Just in time for the holiday season, Congress has made things a little less jolly for the nation's poor by decreasing their Supplemental Nutrition Assistance Program (SNAP) benefits, formerly known as food stamps. A temporary increase that had been in effect since 2009 ended November 1st, which means that a family of four receiving SNAP benefits will see a decrease of $36 per month. As if that isn't bad enough, Republicans in Congress are trying to cut SNAP benefits even further.
According to "Hunger Hits Home 2012," a report issued last year by Community Link Capital Region, Sacramento Hunger Coalition, and Valley Vision, there are 220,000 food insecure residents living in Sacramento alone. Who are these hungry people? The report says: "Half of those who were found to be food insecure have children in the household; one-fifth were seniors or have seniors living in the household; and one-third have a disability that limits their functioning. These populations are prone to experience financial, mobility, and other limitations that make it very difficult for them to acquire enough food to meet their daily needs. People with health conditions also experience food insecurity at higher rates than the population as a whole. Two-thirds of survey respondents reported that they or someone in their household suffered from a chronic health condition."
One of the main reasons I went vegan more than eleven years ago was because of my concern about world hunger. All across the planet, millions of acres of crops are grown for the purpose of feeding livestock instead of people, which is a very inefficient way of producing food. I want to help Sacramento's food-insecure residents during this difficult time, but I don't want to do so in a way that goes against the very reason I became a vegan in the first place. What, then, can a vegan do to help the hungry in our society? Here are a few ideas:
• Give non-perishable food items to your local food bank. You don't have to donate food bank staples like canned tuna or packaged macaroni and cheese. Several vegan options are very much in demand: peanut butter, rice, canned fruits and vegetables, canned beans (black, refried, pinto, etc.), vegetable soups and chili, granola bars, and oatmeal. You might want to plan a holiday potluck with your vegan friends or family members, and ask everyone who's attending to bring cans or packages of vegan groceries to donate. If you live in Sacramento, you can check out the weekly grocery sales list on the River City Food Bank website to see what deals are being offered at local stores on frequently-needed items.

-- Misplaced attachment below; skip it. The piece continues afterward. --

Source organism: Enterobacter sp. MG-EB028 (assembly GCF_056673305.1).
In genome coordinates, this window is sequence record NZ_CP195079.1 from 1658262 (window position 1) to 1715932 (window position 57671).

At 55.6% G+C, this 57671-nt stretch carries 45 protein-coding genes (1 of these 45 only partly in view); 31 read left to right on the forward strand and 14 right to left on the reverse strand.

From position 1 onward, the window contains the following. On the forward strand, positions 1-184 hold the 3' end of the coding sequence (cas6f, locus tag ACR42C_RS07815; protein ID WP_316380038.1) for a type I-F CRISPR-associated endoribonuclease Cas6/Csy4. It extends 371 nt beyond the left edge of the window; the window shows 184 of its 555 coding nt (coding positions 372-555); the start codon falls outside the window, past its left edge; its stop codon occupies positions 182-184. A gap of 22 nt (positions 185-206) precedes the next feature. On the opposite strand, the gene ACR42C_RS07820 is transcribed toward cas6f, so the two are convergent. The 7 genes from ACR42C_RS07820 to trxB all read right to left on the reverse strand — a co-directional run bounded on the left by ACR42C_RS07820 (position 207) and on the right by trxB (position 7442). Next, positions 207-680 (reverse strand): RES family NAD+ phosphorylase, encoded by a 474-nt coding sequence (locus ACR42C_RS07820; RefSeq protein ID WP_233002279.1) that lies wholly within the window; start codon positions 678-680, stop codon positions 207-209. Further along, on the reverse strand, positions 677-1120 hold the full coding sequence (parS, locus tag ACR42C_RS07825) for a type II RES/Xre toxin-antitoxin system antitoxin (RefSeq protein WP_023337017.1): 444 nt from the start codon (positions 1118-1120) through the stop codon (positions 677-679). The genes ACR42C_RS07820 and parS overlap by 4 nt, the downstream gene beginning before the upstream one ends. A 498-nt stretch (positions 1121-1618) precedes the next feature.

• Drop off food for the annual Thanksgiving turkey drive in your community. No, you don't have to donate a turkey, but there are numerous traditional side dishes made from vegan ingredients. You might consider donating cans of yams, green beans, or cranberry sauce. In addition to these items, organizations that provide Thanksgiving meals for the homeless need bags of fresh potatoes and onions. Sacramento's Loaves & Fishes has an online list of the groceries they need for their Thanksgiving meal, which includes several vegan items.
• Increase the purchasing power of Sacramento families receiving CalFresh (California's food stamp program) benefits by contributing to Alchemist Community Development Corporation's Market Match program. This program provides an incentive for families to shop at participating farmer's markets by giving them extra funds in the form of vouchers to spend on fresh produce and nuts. If they spend at least $10 with their benefits, they get $5 extra in Market Match vouchers.
• Help Harvest Sacramento glean fruit from neighborhood trees and orchards, which will then be donated to local food assistance agencies. As an added bonus, volunteers are allowed to take some of the fruit home to their families.
• Consider sending an e-mail to your Representative in Congress to let him or her know that you are opposed to cuts in SNAP benefits. You can find your Representative by entering your zip code at this link: http://www.house.gov/representatives/find/.
While private charity can't fill the gap created by the reduction in SNAP benefits, it can still help to make the situation less dire. Mother Teresa once said, "If you can't feed a hundred people, then just feed one." Your donations of time, money, or vegan groceries can make a difference in the lives of those facing hunger in our community.